Whipsnake Survey

Yesterday, biologist Mandy Murphy allowed me to tag along with her while she ran her string of snake traps in search of Alameda whipsnakes and other reptiles.

We found a whipsnake in the third trap we checked. It was a recapture as she had caught it once before and left it with an identifying mark.

The snake was a large one, about four and a half feet long. She also caught a gopher snake.

IMG_3199 trapped gopher snake

The trap consists of vertical boards which guide the target species towards four wire cages that are similar to minnow traps. Once the snake or other critter enters the trap, it cannot find a way out. In this photo there are four separate wire mesh cages underneath the foam boards which protect the caught snakes from overheating.

The traps are monitored closely so that snakes will not be injured.


Snakes that are caught provide samples for DNA testing to determine their genetic makeup. According to Mandy, researchers have determined that two California racer species, the Alameda whipsnake and the California racer, are closely related. It is anticipated that the snakes captured on our ranch will share the genetic makeup of both species.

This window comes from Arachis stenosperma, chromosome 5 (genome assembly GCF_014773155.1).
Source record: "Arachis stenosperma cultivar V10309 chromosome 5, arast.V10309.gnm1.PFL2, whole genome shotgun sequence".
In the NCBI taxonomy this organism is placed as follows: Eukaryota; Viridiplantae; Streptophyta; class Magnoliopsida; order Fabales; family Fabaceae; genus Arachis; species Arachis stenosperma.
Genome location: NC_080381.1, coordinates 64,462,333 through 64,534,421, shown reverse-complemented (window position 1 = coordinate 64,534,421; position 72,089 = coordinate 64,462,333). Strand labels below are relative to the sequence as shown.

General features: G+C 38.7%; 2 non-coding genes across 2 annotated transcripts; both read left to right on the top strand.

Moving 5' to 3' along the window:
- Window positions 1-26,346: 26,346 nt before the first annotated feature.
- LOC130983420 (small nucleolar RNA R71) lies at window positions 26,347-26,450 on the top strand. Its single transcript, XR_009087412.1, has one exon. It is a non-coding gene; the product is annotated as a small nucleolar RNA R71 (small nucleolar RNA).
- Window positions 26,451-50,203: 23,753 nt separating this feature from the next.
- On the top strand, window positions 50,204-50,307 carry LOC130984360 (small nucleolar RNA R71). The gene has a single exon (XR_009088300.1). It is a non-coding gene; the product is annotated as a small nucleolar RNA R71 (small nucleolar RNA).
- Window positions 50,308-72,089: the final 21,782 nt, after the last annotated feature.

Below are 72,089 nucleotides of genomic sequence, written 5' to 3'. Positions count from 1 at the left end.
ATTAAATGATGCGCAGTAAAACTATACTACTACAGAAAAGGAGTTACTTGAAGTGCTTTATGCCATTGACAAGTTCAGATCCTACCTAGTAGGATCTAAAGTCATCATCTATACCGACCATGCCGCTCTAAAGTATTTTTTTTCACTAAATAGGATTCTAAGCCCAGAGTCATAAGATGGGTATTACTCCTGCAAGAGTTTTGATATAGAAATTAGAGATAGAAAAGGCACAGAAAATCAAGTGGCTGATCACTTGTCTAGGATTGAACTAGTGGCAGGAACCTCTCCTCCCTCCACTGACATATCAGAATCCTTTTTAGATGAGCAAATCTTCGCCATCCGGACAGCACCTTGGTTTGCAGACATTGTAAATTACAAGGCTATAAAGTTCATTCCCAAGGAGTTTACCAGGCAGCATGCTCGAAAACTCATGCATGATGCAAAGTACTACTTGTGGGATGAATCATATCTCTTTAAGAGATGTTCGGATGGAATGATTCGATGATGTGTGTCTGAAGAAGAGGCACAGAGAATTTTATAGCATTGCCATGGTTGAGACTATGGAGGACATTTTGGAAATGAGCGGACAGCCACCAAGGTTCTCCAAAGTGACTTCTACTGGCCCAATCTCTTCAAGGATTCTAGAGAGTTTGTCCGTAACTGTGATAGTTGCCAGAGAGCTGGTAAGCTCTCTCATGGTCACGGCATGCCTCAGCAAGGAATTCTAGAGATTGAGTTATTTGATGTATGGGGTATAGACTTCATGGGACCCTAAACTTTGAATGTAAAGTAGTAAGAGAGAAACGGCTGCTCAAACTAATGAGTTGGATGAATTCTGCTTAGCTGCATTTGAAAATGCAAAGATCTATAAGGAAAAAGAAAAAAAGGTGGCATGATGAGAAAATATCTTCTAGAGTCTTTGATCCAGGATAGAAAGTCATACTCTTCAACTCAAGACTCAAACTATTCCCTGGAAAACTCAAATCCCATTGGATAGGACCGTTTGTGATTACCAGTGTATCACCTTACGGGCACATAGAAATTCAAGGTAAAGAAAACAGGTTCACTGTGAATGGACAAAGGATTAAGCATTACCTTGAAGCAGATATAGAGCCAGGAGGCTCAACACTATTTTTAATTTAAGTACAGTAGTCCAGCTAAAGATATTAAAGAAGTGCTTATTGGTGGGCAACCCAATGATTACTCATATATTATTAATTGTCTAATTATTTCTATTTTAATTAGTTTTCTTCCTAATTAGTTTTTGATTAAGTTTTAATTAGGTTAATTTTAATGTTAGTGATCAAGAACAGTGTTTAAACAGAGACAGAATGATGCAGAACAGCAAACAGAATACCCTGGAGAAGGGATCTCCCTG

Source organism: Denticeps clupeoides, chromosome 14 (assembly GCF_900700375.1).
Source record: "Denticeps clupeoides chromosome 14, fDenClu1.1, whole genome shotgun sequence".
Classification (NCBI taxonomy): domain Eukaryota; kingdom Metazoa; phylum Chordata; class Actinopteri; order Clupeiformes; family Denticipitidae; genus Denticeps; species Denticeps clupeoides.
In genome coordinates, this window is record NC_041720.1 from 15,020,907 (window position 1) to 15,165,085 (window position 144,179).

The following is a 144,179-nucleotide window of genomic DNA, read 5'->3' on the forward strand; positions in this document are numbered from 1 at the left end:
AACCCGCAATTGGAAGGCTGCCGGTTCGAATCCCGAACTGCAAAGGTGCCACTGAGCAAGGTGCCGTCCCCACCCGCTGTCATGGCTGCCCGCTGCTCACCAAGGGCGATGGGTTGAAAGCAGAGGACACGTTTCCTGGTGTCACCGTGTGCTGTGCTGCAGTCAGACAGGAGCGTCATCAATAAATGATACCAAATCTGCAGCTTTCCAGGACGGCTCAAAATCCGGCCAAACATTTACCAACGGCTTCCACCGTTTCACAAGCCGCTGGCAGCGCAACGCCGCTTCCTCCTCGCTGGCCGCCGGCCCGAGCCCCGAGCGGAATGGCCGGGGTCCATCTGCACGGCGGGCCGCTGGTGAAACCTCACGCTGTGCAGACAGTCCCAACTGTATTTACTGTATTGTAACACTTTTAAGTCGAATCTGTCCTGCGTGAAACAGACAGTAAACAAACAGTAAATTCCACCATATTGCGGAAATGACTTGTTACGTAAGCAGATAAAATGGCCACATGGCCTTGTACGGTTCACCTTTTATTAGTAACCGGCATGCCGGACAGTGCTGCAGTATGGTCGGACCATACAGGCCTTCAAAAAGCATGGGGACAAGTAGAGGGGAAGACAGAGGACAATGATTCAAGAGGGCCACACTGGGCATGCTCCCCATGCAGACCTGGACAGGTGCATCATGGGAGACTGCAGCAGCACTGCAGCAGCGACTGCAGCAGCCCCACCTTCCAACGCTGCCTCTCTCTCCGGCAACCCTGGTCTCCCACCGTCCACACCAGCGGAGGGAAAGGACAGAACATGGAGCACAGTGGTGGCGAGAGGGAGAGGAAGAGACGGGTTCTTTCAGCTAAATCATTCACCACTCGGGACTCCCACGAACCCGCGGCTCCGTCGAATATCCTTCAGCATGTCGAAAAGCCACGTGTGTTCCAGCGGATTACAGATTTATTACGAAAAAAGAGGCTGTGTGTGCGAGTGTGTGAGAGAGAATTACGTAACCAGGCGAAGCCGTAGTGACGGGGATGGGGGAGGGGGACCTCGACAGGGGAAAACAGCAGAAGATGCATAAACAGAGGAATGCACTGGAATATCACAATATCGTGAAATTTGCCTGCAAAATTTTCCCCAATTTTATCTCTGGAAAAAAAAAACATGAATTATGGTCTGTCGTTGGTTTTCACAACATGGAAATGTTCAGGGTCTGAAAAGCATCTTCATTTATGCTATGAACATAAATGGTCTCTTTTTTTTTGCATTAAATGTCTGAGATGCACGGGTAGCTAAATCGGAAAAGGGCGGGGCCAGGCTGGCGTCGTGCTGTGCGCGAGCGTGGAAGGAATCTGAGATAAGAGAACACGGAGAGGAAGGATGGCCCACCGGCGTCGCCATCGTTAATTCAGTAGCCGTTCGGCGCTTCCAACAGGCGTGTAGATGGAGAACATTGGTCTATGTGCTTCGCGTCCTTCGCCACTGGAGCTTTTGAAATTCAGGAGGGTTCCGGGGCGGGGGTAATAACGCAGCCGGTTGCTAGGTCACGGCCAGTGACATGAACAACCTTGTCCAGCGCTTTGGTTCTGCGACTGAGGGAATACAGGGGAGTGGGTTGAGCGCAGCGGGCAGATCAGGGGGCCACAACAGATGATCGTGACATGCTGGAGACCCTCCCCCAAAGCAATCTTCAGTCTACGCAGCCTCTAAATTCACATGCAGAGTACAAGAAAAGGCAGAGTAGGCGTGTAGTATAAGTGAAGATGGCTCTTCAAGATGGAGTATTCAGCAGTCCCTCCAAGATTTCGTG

Reptile Survey Turns up Alameda Whipsnake

I was on my second day of checking for whipsnakes and I’d seen a gazillion fence lizards (mostly on rock piles), four aligator lizards (under our roof material), a rattle snake (a very large one), and two gopher snakes (sunning themselves in roads)

One more check on the way home. It was about 3:00 PM and I figured some of the tins would be too hot, but the ones in parital  sun might be just right. It seemed like I was wrong, as the first seven tins had only one fence lizard, but tin #8 was a bonanza.

Watch this video.


Here’s a couple photos.

Alameda whipsnake

Off to the left you can see part of a garder snake. Here’s a better picture of the garter snake.

garter snake

It could be that the whipsnake was about to make lunch of the garter snake.